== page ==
Monthly Archives: July 2022

Five Chemicals Were Added to Screening and Removal Processes, Is Your Facility Prepared?

On June 15th, the EPA added five new chemicals to their list of chemicals that federal, state, and local agencies must monitor for at Superfund sites across the U.S. Superfund sites are sites in the U.S. that are contaminated in some way, often it’s where manufacturing sites, landfills, or mines created tremendous pollution in the soil and groundwater. 

In the 1980s, the U.S. Congress established the Comprehensive Environmental Response Compensation and Liability Act requiring responsible parties to clean up their sites or pay the EPA to clean them. If the company or responsible parties are no longer in business or alive, the Superfund money is used in the clean-up.

In addition, the EPA is making it known that the goal is to get these chemicals out of public water sources as part of a plan to make drinking water across the nation safer for everyone. States and territories are advised to apply for grants to address these five chemicals.

These chemicals have carcinogenic potential, and it’s believed they could increase the risk of cancer for animals and humans. They also have non-cancerous effects, such as damage to the liver, the kidneys, and the immune system. By lowering exposure, it can help lower the risk of chronic health conditions that drive up healthcare costs and shorten a person’s longevity.

Several studies have come to light that have raised concern. One is that children exposed to these chemicals are not building immunities to diseases like diphtheria and tetanus after vaccines. Exposure to GenX chemicals is causing lesions on the livers of mice, and pregnant mice are giving birth to babies with deficient thyroxine levels, which causes thyroid disease. 

In order to lower exposure to them, the EPA is setting its sights on removing as much of them as possible in drinking water, which in turn can lower the amount found in foods that are processed or contain water.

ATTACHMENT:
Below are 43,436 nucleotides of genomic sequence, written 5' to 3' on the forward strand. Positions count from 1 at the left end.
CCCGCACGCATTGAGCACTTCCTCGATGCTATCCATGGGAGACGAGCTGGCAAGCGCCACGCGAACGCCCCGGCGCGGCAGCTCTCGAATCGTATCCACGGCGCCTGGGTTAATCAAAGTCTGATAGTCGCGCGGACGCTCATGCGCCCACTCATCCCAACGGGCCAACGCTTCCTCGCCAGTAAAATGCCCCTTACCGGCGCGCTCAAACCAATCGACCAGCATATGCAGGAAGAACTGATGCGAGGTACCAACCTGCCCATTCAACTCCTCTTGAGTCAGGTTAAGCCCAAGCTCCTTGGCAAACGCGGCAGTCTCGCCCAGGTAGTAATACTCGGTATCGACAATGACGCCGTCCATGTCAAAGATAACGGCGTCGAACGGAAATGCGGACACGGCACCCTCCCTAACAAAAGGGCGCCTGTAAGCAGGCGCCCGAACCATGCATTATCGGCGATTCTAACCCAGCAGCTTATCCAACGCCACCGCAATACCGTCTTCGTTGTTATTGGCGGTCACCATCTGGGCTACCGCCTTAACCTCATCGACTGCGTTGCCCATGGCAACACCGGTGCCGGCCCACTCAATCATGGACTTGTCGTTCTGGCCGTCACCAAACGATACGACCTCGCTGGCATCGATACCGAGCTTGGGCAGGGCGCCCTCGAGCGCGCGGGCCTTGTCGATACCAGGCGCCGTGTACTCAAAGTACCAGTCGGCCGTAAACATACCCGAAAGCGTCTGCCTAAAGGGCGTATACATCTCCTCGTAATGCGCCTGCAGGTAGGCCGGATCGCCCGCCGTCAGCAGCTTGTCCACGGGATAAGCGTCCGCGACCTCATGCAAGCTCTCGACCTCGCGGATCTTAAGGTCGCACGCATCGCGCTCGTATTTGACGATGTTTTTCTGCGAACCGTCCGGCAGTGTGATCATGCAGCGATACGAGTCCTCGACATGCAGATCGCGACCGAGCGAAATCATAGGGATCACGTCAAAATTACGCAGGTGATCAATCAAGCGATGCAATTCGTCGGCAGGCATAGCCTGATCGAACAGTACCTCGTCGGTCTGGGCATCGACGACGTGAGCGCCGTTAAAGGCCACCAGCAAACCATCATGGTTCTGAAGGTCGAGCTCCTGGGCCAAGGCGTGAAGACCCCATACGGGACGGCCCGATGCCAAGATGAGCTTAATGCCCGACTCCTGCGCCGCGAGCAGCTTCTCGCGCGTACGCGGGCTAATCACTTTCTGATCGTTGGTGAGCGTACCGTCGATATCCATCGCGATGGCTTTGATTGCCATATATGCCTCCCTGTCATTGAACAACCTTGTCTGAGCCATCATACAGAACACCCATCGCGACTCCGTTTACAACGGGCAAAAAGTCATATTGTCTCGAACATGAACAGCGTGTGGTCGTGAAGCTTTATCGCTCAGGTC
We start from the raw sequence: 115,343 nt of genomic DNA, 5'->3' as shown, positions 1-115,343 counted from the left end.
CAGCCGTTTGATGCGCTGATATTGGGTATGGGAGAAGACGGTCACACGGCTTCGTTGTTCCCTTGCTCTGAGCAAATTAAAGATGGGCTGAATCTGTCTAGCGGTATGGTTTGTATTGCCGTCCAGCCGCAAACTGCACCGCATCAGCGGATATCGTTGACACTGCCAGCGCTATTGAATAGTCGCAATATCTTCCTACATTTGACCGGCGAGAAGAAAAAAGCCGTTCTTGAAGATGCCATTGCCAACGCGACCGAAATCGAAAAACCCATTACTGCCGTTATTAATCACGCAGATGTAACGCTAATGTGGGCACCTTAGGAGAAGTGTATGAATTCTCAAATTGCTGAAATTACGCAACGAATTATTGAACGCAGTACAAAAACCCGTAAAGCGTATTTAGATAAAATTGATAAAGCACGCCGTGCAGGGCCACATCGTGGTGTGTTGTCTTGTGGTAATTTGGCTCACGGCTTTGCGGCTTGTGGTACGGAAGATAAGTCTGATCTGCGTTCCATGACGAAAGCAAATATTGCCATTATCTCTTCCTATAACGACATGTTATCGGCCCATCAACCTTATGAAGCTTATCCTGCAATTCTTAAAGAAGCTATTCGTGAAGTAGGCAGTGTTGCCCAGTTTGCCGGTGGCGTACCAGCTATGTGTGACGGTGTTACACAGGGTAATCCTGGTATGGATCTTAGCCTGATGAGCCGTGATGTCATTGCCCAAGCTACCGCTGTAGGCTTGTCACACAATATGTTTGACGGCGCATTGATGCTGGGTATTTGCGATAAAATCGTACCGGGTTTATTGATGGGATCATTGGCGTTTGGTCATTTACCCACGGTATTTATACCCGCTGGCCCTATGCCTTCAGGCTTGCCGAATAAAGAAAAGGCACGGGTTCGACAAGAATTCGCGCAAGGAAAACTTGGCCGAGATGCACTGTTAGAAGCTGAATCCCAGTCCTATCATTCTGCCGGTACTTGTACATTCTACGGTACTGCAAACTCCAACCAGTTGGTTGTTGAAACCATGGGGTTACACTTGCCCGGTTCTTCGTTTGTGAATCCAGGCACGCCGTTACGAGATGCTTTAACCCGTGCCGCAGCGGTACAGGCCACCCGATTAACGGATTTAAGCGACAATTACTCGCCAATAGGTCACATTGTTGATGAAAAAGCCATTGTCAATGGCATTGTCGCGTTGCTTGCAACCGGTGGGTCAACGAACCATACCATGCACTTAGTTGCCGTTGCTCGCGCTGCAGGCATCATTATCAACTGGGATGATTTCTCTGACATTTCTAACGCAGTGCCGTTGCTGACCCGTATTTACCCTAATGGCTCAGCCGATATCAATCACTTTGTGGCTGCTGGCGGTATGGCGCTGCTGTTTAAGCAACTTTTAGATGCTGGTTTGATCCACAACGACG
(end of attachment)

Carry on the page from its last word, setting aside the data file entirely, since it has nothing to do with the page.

What does this mean for you? It may not mean anything. But, industrial and food processing plants may need to take a closer look to see if their industrial wastewater systems are ready to monitor for these chemicals. Down the road, water treatment plants may need to start monitoring and removing them, too.

What Are the Five Additions?

Several chemicals are already monitored, but some were created more recently or have avoided careful monitoring. So, what are these GenX chemicals and PFAs that the EPA is asking to closely monitor? Why are they being watched? 

Hexafluoropropylene oxide dimer acid (HFPO-DA)

HFPO-DA is not biodegradable. It’s found in food packaging, carpets, fabrics, and foams used to put out fires. Once it’s in water, it’s there until filtration removes it. Some states are being proactive and adding HFPO-DA to their drinking water standards. 

For example, Wisconsin has a recommended level of 300 ppt. Michigan set standards to 370 ppt in 2020. North Carolina found higher levels of it in surface and drinking water around Cape Fear River and established drinking water goals as a result.

Perfluorooctanesulfonic acid (PFOS) 

PFOs date back to the 1940s when 3M started making them, and they became a key component of Scotchgard. When they were found in human blood samples in the 1960s, it was first believed it was a related chemical. But, in the 1990s, PFOs were found in donated blood in blood banks. It wasn’t until 2000 that the chemical started to get phased out in the U.S.

It’s a problem as even wastewater treatment methods are unable to break down PFOs. They just don’t degrade.